Hayden Vandehey pitched a complete-game victory and was named Banks' player of the game.
Hayden Vandehey pitched a complete-game victory and was named Banks' player of the game.

By Norm Maves Jr., OSAA contributor

KEIZER — What began nine or 10 years ago in the quiet, pastoral back roads, nut farms and fruit orchards around western Washington County came full circle in the high school baseball capital of Oregon Saturday morning.

An especially gifted class athletic senior class from Banks High School slammed the door on scrappy Henley of Klamath Falls for a 3-1 victory and the championship of the OSAA/OnPoint Community Credit Union 4A baseball playoffs.

And that completed it. The trifecta. The Braves added this year’s baseball title to the basketball and football championships they won earlier in the school year to become the first Oregon team to pull the trick since North Valley of Grants Pass did it in 1984-85.

It was mostly the same kids from the same class of 2019, moving from sport to sport as the year progressed, changing only the shoes and uniforms of the season.

On Saturday, there were six seniors in the starting lineup: Hayden Vandehey, Dakota Bunn, Blake Gobel, Thomas Cook, Tyler Lilly and Trask Applegate.

“This has been going on since the second or third grade,” said first baseman Gobel, who drove in the Braves’ second run in the first inning — and who was the state 4A basketball player of the year. “We’ve been through everything together.

“We figured we’d be good. But we never thought we’d pull this off. To pull this trifecta off, well, nobody saw this coming.”

Coach Joe Baumgartner might have seen it when he took the baseball job last year. He retired from coaching at nearby Forest Grove in 2009, but as a favor to some friends took the freshman basketball job at Banks four years ago.

“One of the guys I coached was this guy,” he said, pointing to Vandehey. “When the AD (Ben Buchanan) talked to me about the baseball job last year, I was thinking, ‘Hey, I’d have some pretty good athletes coming.’”

Those athletes altered the way Baumgartner — and most baseball coaches — approach the teaching process of the game. He knows he has athletic talent — with all that suggests — everywhere he looked.

“I teach a lot,” he said, “but most coaches worry about situations on the field. I don’t worry that much with this team out there. I don’t make that many mound trips, I just trust them to do the right thing.”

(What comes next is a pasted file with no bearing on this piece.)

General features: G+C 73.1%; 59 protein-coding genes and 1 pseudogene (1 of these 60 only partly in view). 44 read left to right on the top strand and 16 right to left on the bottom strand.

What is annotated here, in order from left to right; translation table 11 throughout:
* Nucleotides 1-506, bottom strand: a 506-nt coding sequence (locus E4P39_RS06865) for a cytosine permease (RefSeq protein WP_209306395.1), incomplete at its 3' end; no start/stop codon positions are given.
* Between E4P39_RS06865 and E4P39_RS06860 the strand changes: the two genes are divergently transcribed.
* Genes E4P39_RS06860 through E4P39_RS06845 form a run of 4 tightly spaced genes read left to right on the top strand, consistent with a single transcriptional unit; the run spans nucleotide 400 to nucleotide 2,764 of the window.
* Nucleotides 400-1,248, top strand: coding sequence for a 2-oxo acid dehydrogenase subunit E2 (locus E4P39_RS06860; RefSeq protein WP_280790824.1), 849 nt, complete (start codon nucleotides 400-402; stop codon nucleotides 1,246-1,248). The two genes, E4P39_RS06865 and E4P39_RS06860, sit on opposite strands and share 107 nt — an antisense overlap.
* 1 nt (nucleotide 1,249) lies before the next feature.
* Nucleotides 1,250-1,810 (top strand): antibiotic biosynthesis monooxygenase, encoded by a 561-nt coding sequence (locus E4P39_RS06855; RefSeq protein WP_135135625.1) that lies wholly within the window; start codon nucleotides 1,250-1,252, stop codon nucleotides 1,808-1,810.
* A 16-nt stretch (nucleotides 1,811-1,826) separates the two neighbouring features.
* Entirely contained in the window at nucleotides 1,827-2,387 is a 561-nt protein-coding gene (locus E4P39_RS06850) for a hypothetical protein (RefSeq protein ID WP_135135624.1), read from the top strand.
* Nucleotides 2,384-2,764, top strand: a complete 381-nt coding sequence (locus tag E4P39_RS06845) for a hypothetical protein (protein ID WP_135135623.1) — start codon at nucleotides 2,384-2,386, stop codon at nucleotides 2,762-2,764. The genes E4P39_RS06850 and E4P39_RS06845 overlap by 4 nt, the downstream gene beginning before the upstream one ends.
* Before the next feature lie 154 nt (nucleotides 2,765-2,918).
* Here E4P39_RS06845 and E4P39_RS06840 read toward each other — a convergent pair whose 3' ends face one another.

On Saturday morning, they did. The Hornets (24-5), who year in and year out are as good a 4A baseball program as there is in the state, got the jump on the Braves with a first-inning run.

They arrived to play, and announced it when leadoff hitter Andrew Reynolds hit a routine ground ball to left on the first pitch of the game, then stretched it into a double with an aggressive turn at first.

Blake Loney drove him in with a ground ball to the right side. Game on.

But the Braves (27-3) bounced back immediately — with two out against Hornet right-hander Dylan Fitts. Colten Hesselman walked, moved up on a wild pitch and scored when Bunn drove a single to right field.

Bunn went to second on a balk, then scored when Gobel smashed another single up the middle.

That was all the Braves would need. Vandehey, who went the distance on the mound, moved his modest stuff all over the strike zone and spread seven hits around. He only struck out one Hornet, but he also got two double plays and some force-outs at just the right time.

One more run for the Braves on a balk call in the second inning and the scoring was done. But not the excellence.

The final out went to a junior — yeah, they have them at Banks. Second baseman Jarred Evans took Heith Rasica’s ground ball and flipped it to Gobel at first.

Hats, gloves and Braves went up into the air all at the same time. They’d done it.

The Hornets had a pair of hitters get two hits off Vandehey: Trevor Rote and Jagger Graham.

“Those guys,” said a thoughtful Vandehey, drinking it all in, “are my brothers. We’ve worked hard all the time, but no, we haven’t thought of this. We’ve tried to keep it tamped down. We couldn’t let that thought get in the way.”

When did the Braves allow themselves to think of the trifecta? “After the game,” Vandehey said.

In the three championships they won this year, the Braves went 65-7 — 27-3 each in basketball and baseball and 11-1 in football.

Vandehey allowed that the Braves seniors have always moved together as a pack, on and off the fields.

Where now?

When you’ve accomplished what they’ve accomplished, anywhere they want.